Lately, I’ve been contemplating the extremes pro-life advocates will go to in order to spread our message, and whether those actions are honourable. What about those who oppose our work? We are no strangers to outlandish claims and ad hominem attacks – we’ve been called “fanatics,” manipulative, and much worse. I hesitate to say anything truly “new” has been added to the list of late, but the terms that are at the front of some minds this week are “privileged” and (implicitly) “racist.”
I think [anti-abortion initiatives are] one response to that sense that there’s a decreasing white majority in the country, and that women’s bodies, and white women’s bodies in particular, are obviously a crucial way of reproducing whiteness, white supremacy, white privilege. And so I think it’s just a kind of clamping down on women’s bodies, in particular white women’s bodies, even though women of color are really caught in the fray.
Racism and colonialism are horrendous practices. I understand that as a white person, I can never fully comprehend what I have never had to live with. Even so, abortion – rather than opposition to it – is a symptom of what these prejudices leave behind. Planned Parenthood, after all, was founded to help “exterminate” the African-American population and may still target minority communities. Its founder, Margaret Sanger, was known for remarks like:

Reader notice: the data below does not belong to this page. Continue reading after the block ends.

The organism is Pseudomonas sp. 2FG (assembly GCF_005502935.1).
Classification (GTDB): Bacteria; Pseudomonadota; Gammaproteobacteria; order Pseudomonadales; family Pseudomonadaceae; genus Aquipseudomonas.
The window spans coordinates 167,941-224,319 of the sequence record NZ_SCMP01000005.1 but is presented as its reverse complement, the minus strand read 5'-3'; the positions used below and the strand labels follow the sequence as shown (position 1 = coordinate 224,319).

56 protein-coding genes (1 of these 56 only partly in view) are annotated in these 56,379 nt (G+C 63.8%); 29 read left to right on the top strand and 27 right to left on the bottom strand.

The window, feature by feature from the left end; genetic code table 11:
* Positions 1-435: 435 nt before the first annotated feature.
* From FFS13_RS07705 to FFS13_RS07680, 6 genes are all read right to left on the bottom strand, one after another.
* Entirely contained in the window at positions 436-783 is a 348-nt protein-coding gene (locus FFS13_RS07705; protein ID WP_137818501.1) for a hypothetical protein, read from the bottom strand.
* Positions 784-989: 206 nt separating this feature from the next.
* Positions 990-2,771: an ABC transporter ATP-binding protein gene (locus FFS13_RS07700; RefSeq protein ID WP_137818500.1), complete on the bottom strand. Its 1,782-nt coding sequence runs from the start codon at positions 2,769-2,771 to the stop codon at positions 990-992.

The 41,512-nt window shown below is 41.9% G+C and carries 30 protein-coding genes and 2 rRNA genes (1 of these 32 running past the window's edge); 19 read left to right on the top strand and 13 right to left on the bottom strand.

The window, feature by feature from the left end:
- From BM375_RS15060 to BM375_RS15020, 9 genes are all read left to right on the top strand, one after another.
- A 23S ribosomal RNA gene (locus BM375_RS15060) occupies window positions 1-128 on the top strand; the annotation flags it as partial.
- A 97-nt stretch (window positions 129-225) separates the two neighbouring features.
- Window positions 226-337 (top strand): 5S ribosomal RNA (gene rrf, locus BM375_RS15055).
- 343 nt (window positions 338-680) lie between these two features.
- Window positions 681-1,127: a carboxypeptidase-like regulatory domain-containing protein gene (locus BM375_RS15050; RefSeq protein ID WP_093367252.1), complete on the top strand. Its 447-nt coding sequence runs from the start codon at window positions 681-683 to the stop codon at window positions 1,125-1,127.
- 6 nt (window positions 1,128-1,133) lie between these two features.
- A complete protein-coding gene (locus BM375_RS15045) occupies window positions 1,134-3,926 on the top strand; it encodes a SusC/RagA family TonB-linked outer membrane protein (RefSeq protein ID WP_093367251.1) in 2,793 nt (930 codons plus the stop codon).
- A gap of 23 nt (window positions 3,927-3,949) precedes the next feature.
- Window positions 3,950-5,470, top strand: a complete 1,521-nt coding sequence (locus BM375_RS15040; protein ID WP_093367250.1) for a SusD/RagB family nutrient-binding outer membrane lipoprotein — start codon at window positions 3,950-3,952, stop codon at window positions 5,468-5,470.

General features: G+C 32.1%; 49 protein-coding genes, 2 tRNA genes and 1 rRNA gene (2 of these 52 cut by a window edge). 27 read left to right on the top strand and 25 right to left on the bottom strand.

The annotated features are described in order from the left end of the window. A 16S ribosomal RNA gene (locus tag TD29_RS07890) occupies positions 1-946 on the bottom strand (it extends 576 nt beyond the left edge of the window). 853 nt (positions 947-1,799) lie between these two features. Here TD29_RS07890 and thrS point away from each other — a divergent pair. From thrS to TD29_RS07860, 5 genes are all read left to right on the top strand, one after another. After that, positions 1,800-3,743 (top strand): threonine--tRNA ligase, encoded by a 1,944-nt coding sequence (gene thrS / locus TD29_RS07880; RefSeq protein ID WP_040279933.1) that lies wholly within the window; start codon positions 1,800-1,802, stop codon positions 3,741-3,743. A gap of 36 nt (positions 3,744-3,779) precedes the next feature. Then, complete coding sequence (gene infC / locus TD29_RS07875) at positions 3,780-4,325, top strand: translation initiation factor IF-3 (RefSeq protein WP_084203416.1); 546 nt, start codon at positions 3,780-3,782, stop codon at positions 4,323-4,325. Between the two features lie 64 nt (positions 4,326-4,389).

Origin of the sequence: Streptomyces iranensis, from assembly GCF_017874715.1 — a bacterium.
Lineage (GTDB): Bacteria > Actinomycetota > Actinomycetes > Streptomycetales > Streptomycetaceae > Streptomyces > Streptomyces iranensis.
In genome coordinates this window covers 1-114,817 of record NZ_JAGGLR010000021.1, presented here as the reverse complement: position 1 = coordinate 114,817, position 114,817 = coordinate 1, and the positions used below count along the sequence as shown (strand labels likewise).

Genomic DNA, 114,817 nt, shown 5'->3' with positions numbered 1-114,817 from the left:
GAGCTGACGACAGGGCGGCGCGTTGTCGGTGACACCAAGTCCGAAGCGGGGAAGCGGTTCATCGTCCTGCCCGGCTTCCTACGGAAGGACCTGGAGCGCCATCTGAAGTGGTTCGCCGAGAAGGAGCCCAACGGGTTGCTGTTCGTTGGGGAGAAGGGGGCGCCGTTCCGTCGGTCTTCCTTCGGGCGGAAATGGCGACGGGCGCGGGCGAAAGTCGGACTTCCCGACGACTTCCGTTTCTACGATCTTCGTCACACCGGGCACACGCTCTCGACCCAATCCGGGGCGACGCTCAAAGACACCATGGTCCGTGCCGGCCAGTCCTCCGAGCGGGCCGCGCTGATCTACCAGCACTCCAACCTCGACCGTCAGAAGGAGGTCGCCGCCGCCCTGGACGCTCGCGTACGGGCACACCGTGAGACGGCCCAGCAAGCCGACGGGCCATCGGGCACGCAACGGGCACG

The most successful educational approach to the Negro is through a religious appeal. We don’t want the word to go out that we want to exterminate the Negro population, and the minister is the man who can straighten out that idea if it ever occurs to any of their more rebellious members.
Life Always points to statistics from New York City that shows that abortion is carried out disproportionately on blacks. Nearly 60% of black women who were pregnant had induced abortions compared to 20.4% of white women. Those who genuinely value human live will work to rescue every parent and child, no matter their background or culture, but those are troubling numbers.
Our society has come a long way from the early days of the civil rights movement, but the blight of racism has not completely vanished. There are more than a few people left on this planet who hold such views. Some will probably call themselves pro-life. I find that revolting, but it is no excuse to paint the mainstream pro-life movement with such a broad brush and anyone who tries to do so needs to improve their research skills.
Taylor Hyatt is a summer student at The Interim.